This was without a doubt the most bizarre and disturbing email I’ve ever received. I quickly figured out what she was referring to: nine people murdered in a historical black church downtown, near the College of Charleston, by a white kid with a bowl cut who was at the bible study for an hour before methodically massacring these people because of their brown skin. And this hateful murderer had not yet been caught.

I looked over at my beautiful brown-skinned children and shuddered.

I figured the last day of the conference would be canceled, but it didn’t seem to be, which I thought was strange (and in hindsight I think it should have been, at least until the shooter was found, and particularly to protect the black people in attendance).

I had intended to go a friend’s presentation at 8:30 but now wasn’t sure what to do. After thinking it through I decided to go anyway, but first woke my wife to tell her what had happened. She was stunned, but said if I was going to go, I couldn’t walk, so I finagled another shuttle ride. The nice young driver expressed his surprise that this had happened in such a nice area, to which I responded that he shouldn’t be surprised, as American mass shootings generally don’t follow the stereotypes related to gun violence and tend to be perpetrated by white males in “nice” areas and that I’m a sociologist so we should probably just leave those worms in the can and agree on the notion that they better catch that #*%#^*# soon.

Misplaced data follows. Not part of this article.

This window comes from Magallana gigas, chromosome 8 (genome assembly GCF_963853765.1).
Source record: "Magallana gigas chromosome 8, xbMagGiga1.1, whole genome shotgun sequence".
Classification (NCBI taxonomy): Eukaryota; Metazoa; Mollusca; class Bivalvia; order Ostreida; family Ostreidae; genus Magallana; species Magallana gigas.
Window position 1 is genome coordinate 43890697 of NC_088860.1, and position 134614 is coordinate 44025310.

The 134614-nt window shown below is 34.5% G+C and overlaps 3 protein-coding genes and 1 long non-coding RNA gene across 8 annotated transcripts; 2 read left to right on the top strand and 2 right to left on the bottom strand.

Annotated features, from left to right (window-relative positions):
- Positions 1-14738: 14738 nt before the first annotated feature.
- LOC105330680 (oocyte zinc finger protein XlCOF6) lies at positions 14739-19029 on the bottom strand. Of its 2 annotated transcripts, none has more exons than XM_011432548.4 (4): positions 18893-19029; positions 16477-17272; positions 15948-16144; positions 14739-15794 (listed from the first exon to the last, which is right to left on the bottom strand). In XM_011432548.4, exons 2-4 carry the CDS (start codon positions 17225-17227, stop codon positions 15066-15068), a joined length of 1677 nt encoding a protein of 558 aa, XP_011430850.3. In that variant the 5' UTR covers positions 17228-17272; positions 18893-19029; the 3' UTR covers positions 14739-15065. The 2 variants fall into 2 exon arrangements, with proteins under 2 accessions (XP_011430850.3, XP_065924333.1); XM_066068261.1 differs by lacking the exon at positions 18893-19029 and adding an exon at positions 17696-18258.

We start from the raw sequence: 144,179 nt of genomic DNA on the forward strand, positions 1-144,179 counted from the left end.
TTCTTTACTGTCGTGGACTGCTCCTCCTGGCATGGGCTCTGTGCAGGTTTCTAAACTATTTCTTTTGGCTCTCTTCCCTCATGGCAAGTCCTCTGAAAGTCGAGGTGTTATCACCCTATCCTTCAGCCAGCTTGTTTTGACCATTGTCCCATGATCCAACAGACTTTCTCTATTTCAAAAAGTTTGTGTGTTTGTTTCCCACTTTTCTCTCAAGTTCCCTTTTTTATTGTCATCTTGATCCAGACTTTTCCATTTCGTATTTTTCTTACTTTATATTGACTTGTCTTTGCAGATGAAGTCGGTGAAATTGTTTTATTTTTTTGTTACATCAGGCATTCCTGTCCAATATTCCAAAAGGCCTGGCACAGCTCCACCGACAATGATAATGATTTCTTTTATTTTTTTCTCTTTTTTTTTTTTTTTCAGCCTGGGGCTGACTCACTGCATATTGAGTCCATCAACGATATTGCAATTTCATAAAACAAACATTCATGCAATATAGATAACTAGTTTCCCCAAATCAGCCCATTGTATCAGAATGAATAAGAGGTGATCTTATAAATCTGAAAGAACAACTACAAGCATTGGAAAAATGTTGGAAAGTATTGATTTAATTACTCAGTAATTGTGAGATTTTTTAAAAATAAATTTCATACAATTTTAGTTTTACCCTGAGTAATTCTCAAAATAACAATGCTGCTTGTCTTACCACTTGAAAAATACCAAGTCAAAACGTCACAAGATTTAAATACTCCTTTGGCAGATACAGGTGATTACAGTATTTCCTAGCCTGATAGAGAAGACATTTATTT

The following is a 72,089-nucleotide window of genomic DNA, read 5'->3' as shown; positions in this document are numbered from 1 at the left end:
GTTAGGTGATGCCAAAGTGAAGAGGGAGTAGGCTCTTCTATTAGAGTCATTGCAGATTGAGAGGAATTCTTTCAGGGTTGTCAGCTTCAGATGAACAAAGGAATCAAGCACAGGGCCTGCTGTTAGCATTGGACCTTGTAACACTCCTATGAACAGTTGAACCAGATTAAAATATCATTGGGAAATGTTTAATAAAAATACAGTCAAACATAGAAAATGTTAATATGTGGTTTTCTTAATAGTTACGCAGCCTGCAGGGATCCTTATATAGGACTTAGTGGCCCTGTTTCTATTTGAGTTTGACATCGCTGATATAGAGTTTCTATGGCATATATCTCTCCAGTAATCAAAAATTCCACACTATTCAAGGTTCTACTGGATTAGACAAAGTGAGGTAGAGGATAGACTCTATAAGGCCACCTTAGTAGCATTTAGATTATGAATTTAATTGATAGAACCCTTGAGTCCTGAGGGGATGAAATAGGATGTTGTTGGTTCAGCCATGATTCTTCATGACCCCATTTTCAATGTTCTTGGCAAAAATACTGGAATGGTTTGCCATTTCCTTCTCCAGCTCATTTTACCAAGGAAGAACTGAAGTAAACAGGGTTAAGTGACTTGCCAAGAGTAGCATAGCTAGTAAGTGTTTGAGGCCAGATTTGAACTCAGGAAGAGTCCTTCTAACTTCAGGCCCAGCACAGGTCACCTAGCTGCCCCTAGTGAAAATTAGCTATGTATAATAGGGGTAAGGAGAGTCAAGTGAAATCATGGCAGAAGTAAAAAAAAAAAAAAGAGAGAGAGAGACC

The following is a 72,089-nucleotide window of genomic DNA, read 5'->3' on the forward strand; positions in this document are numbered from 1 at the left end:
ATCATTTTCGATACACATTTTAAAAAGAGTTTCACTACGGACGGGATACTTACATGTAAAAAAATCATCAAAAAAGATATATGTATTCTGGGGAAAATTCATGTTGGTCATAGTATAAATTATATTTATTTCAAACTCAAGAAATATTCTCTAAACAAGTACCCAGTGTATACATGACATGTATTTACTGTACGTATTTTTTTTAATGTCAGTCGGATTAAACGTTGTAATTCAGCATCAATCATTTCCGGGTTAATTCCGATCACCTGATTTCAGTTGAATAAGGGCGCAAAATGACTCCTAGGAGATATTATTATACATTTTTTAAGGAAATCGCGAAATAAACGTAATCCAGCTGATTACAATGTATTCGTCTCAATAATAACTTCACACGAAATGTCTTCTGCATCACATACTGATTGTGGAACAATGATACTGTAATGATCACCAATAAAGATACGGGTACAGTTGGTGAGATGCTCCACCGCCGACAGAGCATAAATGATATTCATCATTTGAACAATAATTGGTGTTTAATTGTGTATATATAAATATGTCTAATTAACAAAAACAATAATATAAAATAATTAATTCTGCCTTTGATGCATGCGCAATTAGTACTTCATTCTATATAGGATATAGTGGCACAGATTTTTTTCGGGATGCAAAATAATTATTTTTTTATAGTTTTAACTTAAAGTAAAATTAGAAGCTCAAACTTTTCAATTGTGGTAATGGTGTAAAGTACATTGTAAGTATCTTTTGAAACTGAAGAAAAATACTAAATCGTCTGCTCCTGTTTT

It was quiet around the campus but the 8:30 talk was underway, with my friend expressing during her presentation that it was really weird to be discussing the demographics of the decline in deer hunters, trends in gun sales and the like in the wake of this tragedy. People at the conference were understandably on edge, as the cowardly shooter had succeeded in terrorizing an entire region.

After having my planned meeting and chatting with a few others for a while, I considering joining one of them at a vigil to be held at a nearby church but decided that my place at that moment was back at the hotel, where my family would be hunkered down in our room until the suspect was apprehended.